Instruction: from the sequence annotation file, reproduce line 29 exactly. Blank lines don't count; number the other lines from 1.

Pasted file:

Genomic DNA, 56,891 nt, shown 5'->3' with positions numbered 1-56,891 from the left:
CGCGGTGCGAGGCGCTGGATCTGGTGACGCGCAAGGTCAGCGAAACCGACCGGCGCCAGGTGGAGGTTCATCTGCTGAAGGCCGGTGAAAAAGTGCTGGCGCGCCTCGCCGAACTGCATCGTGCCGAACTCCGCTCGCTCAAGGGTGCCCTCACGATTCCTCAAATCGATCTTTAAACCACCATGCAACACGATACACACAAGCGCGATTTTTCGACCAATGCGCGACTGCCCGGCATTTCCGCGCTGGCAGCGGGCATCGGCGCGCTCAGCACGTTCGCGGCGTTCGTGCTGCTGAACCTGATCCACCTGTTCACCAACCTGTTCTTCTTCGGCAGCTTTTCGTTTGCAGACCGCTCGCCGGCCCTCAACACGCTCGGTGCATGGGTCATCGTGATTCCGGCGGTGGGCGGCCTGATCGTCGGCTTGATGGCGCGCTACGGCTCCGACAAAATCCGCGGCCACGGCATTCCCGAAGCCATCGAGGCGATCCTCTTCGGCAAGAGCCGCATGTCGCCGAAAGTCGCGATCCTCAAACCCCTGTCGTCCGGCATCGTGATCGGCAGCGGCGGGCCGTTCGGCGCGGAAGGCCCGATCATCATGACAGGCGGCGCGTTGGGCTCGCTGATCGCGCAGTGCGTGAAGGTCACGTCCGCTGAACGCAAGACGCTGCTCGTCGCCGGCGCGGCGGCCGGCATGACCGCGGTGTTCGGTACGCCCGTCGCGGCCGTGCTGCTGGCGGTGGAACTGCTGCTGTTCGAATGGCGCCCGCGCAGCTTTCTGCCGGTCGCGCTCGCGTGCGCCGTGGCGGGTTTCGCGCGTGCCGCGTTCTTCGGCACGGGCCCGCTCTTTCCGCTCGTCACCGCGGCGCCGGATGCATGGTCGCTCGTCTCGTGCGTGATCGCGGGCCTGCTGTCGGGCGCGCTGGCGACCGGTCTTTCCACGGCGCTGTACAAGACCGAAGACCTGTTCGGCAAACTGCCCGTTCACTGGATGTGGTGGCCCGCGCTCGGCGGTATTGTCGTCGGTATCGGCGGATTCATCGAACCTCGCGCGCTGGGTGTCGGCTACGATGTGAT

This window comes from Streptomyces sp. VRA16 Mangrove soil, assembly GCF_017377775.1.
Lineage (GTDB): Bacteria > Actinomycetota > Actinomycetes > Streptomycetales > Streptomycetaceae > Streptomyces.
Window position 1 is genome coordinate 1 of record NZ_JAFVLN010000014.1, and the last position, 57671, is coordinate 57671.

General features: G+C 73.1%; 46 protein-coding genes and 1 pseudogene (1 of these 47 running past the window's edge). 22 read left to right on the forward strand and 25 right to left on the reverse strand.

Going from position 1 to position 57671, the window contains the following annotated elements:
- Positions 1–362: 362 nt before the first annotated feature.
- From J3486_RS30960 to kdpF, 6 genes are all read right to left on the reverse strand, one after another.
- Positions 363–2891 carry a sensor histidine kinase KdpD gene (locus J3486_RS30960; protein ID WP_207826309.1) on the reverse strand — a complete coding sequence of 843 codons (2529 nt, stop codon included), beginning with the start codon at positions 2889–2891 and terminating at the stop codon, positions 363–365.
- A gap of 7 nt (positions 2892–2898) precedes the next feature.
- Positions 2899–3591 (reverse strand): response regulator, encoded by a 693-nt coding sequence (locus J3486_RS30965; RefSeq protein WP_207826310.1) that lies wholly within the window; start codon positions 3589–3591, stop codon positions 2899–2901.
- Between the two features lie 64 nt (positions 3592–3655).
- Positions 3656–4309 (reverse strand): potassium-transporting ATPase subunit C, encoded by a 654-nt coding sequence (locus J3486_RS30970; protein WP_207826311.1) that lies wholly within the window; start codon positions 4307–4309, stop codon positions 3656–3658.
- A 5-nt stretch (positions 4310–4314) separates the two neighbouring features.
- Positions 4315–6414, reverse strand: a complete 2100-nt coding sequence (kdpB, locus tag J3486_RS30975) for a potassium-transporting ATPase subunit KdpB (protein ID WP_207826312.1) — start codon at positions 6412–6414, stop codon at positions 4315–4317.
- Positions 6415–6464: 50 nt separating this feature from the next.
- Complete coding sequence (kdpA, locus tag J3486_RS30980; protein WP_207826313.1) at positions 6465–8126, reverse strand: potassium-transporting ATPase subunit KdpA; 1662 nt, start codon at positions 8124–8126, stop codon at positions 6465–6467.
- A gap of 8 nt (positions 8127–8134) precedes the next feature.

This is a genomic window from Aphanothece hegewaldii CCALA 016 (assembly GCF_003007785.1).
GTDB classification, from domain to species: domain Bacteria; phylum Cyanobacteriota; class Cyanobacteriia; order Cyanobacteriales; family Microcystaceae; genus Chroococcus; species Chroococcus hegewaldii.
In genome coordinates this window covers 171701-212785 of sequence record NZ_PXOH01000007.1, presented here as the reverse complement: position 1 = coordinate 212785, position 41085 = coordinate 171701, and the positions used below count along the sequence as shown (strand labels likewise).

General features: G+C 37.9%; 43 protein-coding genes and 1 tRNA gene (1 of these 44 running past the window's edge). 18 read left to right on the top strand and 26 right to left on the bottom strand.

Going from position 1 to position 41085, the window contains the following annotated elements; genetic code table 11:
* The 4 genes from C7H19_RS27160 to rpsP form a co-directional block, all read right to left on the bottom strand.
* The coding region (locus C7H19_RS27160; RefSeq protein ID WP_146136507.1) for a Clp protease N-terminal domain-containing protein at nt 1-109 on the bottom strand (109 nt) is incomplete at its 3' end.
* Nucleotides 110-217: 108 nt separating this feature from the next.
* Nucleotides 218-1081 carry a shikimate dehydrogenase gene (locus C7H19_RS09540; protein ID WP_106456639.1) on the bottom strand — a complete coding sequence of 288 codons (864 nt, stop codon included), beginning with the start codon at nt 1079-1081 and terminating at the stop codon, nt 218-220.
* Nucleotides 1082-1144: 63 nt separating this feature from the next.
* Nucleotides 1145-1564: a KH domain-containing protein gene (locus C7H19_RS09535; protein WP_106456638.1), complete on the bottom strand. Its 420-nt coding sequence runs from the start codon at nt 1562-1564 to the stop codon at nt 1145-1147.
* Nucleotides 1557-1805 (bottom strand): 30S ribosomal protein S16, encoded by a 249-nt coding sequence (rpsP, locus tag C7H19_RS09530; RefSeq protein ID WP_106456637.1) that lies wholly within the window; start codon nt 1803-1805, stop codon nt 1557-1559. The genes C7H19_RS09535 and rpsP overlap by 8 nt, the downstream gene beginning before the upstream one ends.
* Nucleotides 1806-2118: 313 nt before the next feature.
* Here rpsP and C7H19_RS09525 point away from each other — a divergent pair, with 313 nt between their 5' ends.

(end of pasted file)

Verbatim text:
* Nucleotides 1082-1144: 63 nt separating this feature from the next.